the photographers’ gallery presents bibi by the renowned french photographer jacques henri lartigue. the exhibition will focus on photographs from the 1920s depicting lartigue’s marriage to madeleine messager, known as bibi, his first wife and the mother of his only child. this will be the first international showcasing of the exhibition following its unveiling earlier this year in les rencontres d’arles.
bibi will feature dozens of black and white photographs, including images from the couple’s visit to london. in addition to these, a number of rare colour glass plates and stereoscopic cards will also be on display. the photographs will be presented in chronological order and divided into three sections. these will trace lartigue and bibi’s relationship from their early days as a loving couple and glamorous socialites to subsequent upheavals and calamities, which eventually led to their separation.
the first section begins in 1918 when the then twenty-four year old lartigue meets bibi, the daughter of french composer andré messager and irish songwriter hope temple. at first resistant to the idea of giving up a life of carefree flirtations, lartigue eventually falls for bibi, describing her as a, “sweet little thing who leaves you quite indifferent to her charms”. they marry on 17 december 1919 and spend their time between the lartigue family home in rouzat and cap d’antibes, enjoying a life of leisure activities and travelling. during this time lartigue begins painting for a living and their son dani is born on 23 august 1921.
starting in 1922, the second section follows lartigue and bibi as they become part of the bustling scene of art and high society in paris. that same year lartigue exhibits his paintings for the first time and the couple begins to form a friendship with writer and film director sacha guitry and his wife, the singer and actress yvonne printemps. two life changing events soon follow – in 1923 the family home in rouzat is sold, which lartigue describes as having created “a huge hole” in his heart and in 1924 the couple’s second child véronique dies a few months after her birth. the tragedy casts bibi into despair and drives her to seek comfort from her father. lartigue, in the meantime, grows closer to guitry, who he aspires to imitate, and gradually falls in love with printemps. writing in his diary he confesses, “yes, i am mad! mad! madly in love with yvonne.”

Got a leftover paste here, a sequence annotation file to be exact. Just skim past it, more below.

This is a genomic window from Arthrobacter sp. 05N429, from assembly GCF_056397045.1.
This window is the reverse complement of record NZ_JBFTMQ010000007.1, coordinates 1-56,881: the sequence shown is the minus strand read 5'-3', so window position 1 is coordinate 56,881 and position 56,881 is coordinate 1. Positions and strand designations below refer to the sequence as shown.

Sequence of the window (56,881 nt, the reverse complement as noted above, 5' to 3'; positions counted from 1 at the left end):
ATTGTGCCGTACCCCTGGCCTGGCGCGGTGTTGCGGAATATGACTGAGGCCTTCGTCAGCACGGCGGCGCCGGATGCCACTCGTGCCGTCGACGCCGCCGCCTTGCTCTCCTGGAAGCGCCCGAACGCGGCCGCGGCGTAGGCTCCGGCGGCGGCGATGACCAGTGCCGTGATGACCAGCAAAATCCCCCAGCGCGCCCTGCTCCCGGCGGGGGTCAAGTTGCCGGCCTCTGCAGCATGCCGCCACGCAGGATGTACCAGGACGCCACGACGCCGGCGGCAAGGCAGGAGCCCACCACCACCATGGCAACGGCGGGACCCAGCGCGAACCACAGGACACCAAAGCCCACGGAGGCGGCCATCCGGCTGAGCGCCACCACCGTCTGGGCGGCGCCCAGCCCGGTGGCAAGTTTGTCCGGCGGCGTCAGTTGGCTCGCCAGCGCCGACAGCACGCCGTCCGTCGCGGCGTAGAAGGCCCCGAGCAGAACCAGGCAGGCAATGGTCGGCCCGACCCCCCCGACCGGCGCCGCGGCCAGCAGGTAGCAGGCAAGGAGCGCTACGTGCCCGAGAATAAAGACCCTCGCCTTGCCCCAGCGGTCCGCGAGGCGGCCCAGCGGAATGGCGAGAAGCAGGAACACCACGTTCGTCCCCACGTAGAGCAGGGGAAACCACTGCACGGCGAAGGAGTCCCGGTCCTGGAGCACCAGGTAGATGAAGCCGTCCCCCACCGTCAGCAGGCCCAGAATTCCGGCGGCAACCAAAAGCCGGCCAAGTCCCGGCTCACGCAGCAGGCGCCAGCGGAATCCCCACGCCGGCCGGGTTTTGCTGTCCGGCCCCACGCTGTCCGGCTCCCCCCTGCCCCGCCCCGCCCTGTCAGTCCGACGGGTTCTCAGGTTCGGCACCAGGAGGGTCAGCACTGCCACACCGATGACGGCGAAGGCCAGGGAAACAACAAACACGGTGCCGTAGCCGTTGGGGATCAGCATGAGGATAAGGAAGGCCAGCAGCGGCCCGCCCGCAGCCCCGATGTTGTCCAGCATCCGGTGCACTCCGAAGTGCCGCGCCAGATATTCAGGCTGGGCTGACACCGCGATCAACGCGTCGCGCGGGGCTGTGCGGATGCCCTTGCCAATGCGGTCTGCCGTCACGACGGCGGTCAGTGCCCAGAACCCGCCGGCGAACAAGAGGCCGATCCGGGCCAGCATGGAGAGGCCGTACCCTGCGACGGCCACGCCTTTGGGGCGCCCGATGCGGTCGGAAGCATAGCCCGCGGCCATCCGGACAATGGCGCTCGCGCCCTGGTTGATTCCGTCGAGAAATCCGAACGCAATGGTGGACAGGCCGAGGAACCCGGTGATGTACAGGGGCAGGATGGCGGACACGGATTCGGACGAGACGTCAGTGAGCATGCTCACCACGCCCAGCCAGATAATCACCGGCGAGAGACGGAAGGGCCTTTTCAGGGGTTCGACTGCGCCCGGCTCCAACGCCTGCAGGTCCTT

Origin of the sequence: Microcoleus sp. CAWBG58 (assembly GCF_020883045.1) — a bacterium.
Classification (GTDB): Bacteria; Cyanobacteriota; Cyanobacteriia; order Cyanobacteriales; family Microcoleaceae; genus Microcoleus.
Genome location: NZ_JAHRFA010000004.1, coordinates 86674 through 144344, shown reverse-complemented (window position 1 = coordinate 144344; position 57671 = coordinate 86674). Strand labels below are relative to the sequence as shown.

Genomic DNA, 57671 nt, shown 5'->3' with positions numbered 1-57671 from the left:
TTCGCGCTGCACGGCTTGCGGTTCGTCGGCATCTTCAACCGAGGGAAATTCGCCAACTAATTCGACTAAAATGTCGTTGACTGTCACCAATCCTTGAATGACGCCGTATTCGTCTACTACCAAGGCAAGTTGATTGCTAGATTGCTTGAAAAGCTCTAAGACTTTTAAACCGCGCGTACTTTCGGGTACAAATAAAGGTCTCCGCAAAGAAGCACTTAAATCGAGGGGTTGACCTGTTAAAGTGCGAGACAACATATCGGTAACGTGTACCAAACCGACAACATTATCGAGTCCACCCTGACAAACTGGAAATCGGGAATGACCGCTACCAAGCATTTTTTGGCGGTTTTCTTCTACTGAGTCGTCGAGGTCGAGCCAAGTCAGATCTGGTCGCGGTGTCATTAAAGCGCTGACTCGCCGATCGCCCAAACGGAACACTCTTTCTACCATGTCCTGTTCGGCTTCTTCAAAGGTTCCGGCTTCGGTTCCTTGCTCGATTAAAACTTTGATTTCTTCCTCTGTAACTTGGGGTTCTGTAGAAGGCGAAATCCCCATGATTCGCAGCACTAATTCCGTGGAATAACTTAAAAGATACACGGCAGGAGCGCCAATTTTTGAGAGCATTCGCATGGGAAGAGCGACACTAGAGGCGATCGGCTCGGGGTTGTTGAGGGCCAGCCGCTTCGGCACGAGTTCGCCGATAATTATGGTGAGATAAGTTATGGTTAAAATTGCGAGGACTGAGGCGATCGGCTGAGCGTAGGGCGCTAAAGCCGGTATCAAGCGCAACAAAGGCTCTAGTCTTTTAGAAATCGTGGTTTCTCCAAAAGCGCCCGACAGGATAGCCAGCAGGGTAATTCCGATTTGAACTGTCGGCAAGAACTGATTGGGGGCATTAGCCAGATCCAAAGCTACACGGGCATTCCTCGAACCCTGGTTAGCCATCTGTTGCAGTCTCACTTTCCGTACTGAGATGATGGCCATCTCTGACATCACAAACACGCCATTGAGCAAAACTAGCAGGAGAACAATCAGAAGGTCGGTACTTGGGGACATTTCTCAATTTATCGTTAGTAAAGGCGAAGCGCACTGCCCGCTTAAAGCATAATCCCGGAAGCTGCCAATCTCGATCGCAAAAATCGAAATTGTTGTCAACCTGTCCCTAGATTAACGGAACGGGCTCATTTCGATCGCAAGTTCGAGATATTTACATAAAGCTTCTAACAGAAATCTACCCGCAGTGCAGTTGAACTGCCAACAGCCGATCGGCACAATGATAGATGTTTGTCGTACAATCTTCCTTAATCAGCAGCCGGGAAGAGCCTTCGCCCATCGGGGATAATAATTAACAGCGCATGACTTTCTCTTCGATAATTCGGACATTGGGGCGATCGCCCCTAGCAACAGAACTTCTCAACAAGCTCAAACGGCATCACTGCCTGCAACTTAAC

in the third and final section of the exhibition, spanning from 1926 to 1930, the couple’s marital decline is witnessed throughout. lartigue’s photographs reflect what he himself is unwilling to acknowledge, as evident from his diary entries, which hardly mention the crisis in his relationship. no longer the sole object of his desire, bibi is now pictured in the company of other women, often in the background, at times looking out of place. although she remains lartigue’s ideal companion, he nevertheless indulges in a series of affairs. the death of bibi’s beloved father in 1929 is the impetus she needs to break away from the marriage and the couple divorces in 1931. the split comes as a shock to lartigue who writes “my broken heart only wishes her well”.